Satire In The Miller's Tale By Chaucer

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The topic of laughter has been under academic scrutiny for centuries. As John Morreall once said: “There has never been a time in Western history that humour and laughter were not topics of intellectual debate and interest.” This is undeniably a true statement, for the literature of laughter has taken many forms throughout time. However, this is not to suggest that a comedy written within a particular time period is prone to being construed as devoid of relatable humour or wit by subsequent time periods, but more to suggest that a social, political, or linguistic parody or satire set in its contemporary era is far more likely to resonate with its intended audience rather than its successors. It is fair to conclude that an 18th century literary piece of satire written for the sole intention to ridicule the aristocratic affiliates of the British Empire, for example, is likely to amuse its intended audiences far more than it would a 21st…show more content…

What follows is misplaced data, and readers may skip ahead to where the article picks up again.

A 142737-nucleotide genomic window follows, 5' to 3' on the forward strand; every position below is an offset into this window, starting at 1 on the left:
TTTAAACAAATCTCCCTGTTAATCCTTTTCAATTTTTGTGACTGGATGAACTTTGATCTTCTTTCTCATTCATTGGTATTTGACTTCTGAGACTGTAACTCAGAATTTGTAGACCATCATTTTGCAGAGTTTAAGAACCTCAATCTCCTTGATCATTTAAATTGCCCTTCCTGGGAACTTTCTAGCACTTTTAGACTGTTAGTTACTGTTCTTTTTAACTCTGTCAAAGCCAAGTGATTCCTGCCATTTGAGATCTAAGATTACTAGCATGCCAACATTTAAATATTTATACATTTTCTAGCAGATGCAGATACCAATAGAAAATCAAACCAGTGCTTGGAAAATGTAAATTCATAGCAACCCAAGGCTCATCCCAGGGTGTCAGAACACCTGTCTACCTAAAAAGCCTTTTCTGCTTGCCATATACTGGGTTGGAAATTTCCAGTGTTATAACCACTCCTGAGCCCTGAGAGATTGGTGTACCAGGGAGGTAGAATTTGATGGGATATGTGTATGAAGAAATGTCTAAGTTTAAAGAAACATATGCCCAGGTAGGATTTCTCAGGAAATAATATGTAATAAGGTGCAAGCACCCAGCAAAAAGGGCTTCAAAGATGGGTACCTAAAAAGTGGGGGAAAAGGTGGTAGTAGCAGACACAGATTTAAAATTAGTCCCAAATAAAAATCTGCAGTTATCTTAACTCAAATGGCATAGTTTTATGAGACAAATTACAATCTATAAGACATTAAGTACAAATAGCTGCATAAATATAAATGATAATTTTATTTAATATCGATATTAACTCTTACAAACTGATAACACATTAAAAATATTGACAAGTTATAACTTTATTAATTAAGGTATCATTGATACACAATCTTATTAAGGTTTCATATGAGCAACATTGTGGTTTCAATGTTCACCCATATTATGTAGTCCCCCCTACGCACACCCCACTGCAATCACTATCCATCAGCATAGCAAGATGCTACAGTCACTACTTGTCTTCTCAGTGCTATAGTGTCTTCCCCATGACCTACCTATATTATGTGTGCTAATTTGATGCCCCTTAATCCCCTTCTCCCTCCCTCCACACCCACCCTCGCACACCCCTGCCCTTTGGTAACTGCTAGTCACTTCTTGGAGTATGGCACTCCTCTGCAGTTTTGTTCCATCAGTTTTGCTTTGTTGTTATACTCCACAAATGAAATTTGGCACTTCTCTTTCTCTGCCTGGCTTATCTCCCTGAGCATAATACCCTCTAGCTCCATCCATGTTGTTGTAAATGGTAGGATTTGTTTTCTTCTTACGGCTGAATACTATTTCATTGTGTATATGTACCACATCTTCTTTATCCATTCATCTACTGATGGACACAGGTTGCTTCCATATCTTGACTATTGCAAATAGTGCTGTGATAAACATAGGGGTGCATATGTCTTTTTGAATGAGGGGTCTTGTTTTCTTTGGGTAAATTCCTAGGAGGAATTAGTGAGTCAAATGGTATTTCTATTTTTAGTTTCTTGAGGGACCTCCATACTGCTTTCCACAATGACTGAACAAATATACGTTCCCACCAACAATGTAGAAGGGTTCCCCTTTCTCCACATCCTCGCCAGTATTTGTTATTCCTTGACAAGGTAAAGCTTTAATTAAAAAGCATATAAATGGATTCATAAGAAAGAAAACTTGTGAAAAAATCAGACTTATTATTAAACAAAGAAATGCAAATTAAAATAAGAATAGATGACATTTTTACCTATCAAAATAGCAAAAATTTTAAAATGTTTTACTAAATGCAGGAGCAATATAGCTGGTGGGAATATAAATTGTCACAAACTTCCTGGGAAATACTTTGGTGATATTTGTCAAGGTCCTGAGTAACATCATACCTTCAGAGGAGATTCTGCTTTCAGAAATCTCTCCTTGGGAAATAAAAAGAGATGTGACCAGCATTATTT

With its clever and often surreptitious usage of puns, ironic incidences, and deviation from what on the surface appears to be a tale of tragic circumstances, The Miller’s Tale arguably encapsulates the standard of comedy which we are familiar with today. Chaucer’s use of humour is in abundance, depicting each of the three characters with their own idiosyncratic deplorability: John, the oafish carpenter, husband of the young and beautiful Alisoun who makes him a cuckold by gallivanting with Nicholas, the young scholar studying astrology who uses his knowledge by tricking John into believing that a flood is about to occur. And Absolon, a lovelorn young parish clerk who seeks Alisoun, only to be ridiculed by her and Nicholas, which could be construed as Chaucer satirising courtly

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